Windows Server 2008 and Windows Vista include the BitLocker feature, which provides volume-level encryption for bits stored on Server 2008 and Vista computers. Windows Server 2008 R2 and Windows 7 include AppLocker, which is an application locker that lets Windows administrators provide application access control to restrict which applications can run on their domain’s workstations and servers.

AppLocker is an enhanced version of Windows Server 2003’s Software Restriction Policies. SRPs and AppLocker tackle the problem of execution of malicious code on Windows platforms. You can also use SRPs and AppLocker to block user access to games such as Minesweeper, or to prohibit the startup of a browser that isn’t standard in your organization.

In this article I compare AppLocker with SRPs, concentrating on the caveats and pitfalls you must be aware of in evaluating AppLocker for use in your environment. Table 1 lists the main differences between SRPs and AppLocker.

 

Table 1: SRPs vs. AppLocker

Feature

Software Restriction Policies (SRPs)

AppLocker

 

Default policy

Blacklisting

(unrestricted security level)

Whitelisting

Rule conditions provided

File hash

Path

Certificate

Network zone (Internet zone)

File hash

Path

Publisher

Rule types provided

Defined by security level:

Disallowed

Basic user

Unrestricted

Allow

Deny

Rule scope

Applies to all users

Can be set for specific user or group account

Supports audit-only mode

No

 Yes

Includes wizard to automatically create a whitelist

No

 Yes

Supports rule import and export

No

 Yes

Supports PowerShell

No

 Yes

 

Blacklisting and Whitelisting

Malware-protection programs such as antivirus and antispyware software often use a technique referred to as blacklisting to protect computers. Programs that employ blacklisting allow everything to be stored on a computer other than files that are infected with threats listed on the blacklist. If a file is infected, these programs will either delete or quarantine it.

An emerging approach to combating malware is whitelisting. Whitelisting takes an opposite approach to blacklisting—that is, the protection program blocks everything except the files that are on its whitelist.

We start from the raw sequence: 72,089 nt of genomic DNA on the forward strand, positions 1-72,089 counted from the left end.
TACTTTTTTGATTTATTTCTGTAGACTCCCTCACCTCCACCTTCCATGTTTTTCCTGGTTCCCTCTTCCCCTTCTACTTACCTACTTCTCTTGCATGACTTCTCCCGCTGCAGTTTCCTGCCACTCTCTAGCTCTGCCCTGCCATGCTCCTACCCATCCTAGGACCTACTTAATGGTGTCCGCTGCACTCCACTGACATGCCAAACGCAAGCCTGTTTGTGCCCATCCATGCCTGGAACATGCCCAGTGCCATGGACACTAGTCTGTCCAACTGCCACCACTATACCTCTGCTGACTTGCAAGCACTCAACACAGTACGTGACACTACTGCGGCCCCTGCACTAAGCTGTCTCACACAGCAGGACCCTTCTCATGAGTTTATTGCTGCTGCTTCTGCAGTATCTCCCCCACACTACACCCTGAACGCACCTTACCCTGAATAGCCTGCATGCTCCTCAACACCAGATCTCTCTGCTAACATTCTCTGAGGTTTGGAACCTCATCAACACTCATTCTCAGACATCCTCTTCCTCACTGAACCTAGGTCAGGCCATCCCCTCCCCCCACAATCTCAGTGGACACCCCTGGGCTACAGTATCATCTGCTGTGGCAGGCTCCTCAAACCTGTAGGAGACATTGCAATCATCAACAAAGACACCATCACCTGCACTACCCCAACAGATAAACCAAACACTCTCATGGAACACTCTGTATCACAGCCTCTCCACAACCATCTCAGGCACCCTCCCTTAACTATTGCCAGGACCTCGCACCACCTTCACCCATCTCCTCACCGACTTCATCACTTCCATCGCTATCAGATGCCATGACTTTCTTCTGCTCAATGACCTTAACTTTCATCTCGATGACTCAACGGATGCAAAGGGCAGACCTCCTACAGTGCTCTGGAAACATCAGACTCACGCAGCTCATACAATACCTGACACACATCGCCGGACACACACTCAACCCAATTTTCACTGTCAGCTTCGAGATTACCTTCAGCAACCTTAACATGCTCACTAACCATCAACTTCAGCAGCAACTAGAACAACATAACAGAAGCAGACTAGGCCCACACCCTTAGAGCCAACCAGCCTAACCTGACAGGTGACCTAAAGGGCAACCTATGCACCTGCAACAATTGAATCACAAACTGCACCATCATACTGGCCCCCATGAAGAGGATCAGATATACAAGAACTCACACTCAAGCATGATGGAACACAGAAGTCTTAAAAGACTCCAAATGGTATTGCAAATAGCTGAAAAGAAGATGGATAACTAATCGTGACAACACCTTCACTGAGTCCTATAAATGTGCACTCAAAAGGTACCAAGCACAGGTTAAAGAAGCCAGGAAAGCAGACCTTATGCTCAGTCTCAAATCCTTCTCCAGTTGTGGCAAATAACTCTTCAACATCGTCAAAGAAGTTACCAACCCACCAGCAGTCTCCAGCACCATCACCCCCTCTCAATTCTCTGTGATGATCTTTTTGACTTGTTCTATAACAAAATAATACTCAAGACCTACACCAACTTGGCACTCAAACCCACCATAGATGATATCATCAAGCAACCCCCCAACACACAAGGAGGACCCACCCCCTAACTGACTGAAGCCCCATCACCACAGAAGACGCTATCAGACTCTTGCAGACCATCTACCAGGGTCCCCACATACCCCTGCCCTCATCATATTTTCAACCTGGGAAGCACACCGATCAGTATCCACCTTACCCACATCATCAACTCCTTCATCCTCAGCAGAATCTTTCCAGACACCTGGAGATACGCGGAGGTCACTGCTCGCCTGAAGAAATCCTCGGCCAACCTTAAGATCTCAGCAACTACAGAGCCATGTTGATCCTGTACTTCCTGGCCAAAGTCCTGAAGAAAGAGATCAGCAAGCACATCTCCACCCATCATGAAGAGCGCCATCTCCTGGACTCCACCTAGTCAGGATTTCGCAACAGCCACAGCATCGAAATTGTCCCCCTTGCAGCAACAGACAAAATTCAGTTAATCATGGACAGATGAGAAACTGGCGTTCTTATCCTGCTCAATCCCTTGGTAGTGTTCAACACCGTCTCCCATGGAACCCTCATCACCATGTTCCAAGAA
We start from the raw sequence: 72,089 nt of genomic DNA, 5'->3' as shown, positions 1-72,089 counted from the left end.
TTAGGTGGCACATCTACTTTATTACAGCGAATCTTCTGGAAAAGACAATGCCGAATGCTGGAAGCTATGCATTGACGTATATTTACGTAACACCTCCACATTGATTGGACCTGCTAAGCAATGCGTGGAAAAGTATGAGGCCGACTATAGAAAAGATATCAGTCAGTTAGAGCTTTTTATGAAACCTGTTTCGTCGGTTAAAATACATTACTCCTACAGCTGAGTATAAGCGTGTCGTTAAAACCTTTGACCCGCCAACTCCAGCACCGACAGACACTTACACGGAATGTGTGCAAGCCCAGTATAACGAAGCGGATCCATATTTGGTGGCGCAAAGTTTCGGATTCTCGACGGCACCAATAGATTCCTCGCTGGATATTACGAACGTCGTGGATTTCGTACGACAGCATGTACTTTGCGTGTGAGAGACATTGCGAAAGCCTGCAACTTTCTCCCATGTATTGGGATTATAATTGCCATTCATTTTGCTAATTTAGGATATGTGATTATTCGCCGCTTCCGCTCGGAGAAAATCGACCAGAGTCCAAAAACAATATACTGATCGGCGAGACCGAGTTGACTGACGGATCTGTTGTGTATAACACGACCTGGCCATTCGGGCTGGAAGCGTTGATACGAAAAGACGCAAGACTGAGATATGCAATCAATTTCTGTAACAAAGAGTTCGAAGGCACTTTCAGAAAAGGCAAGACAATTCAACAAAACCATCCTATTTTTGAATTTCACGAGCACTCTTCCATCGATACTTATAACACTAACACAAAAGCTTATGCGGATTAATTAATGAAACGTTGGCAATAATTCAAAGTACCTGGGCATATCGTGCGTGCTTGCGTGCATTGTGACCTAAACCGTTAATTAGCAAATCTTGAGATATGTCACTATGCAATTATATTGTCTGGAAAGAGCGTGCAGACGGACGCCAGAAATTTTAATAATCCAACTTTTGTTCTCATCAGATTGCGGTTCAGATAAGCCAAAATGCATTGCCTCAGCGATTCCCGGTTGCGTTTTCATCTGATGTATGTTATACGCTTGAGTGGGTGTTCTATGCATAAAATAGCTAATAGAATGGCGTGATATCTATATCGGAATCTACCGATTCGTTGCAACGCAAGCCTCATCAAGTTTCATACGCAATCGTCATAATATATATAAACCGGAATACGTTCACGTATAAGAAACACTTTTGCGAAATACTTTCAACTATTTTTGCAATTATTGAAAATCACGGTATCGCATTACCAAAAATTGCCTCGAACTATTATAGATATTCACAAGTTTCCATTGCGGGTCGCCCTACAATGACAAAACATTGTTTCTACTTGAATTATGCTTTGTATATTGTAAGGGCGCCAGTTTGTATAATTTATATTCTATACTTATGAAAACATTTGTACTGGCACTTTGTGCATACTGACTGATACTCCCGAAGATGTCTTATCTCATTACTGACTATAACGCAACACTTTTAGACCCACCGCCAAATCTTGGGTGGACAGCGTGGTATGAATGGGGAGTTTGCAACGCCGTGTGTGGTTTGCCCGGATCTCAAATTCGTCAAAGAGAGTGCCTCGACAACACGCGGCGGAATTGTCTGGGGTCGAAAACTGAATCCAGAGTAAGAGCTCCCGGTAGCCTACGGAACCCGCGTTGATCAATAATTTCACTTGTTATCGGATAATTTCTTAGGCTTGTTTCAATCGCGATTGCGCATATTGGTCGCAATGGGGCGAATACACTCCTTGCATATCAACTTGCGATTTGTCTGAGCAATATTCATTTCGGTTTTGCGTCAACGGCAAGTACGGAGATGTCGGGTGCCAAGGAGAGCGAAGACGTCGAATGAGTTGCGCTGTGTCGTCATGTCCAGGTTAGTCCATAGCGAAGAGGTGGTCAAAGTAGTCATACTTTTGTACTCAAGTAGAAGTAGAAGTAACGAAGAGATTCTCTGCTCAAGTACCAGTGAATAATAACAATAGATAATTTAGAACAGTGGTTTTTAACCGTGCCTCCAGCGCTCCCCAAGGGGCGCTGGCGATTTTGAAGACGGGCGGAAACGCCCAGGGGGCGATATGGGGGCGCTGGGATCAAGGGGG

When it comes to protecting computers against the execution of unwanted malware, whitelisting is preferable to blacklisting. Whitelisting eases the life of the administrator, because in today’s interconnected world, users are typically allowed to run fewer applications than they should be blocked from running—including an almost unlimited number of unknown malicious executables that users might download from the Internet. However, whitelisting creates the risk of locking yourself out if you don’t use it properly. For example, you might neglect to add your management applications to the whitelist. In addition, you can inadvertently prevent your users from working if you forget to add one of their applications to the whitelist.

SRPs and AppLocker both support whitelisting and blacklisting, although they have different default policies. AppLocker uses whitelisting by default, thereby blocking everything; the administrator must explicitly define the applications that can run. The default SRP configuration uses blacklisting, which allows all applications to run; the administrator must define exceptions for any applications to be blocked. Setting up whitelisting with SRPs is difficult, which is why most admins use it only for blacklisting applications. AppLocker is much better suited to provide whitelisting-based protection for controlling applications.

 

Setting Up AppLocker Rules

To begin, you must know how to configure application restriction rules in AppLocker. As with SRPs, you can use Group Policy Object (GPO) settings to configure and enforce AppLocker rules. You can also use PowerShell cmdlets to configure AppLocker rules (this option isn’t available for SRPs). (For information about using PowerShell cmdlets with AppLocker, see the MSDN Windows PowerShell Blog entry “Getting Started with AppLocker management using Powershell.”)

As Figure 1 shows, the AppLocker GPO is in the \Computer Configuration\Windows Settings\Security Settings\Application Control Policies container. Notice that you can also configure rules in the Software Restriction Policies container. The two technologies can coexist—you can leverage SRPs on all Windows platforms after Windows XP and Windows Server 2003, but AppLocker is available only on Server 2008 R2 and Windows 7 Ultimate and Enterprise. Because the policy rules that the two technologies use are so different, Microsoft doesn’t provide an automatic conversion from SRP to AppLocker policies (e.g., if you upgrade a Server 2008 machine to Server 2008 R2).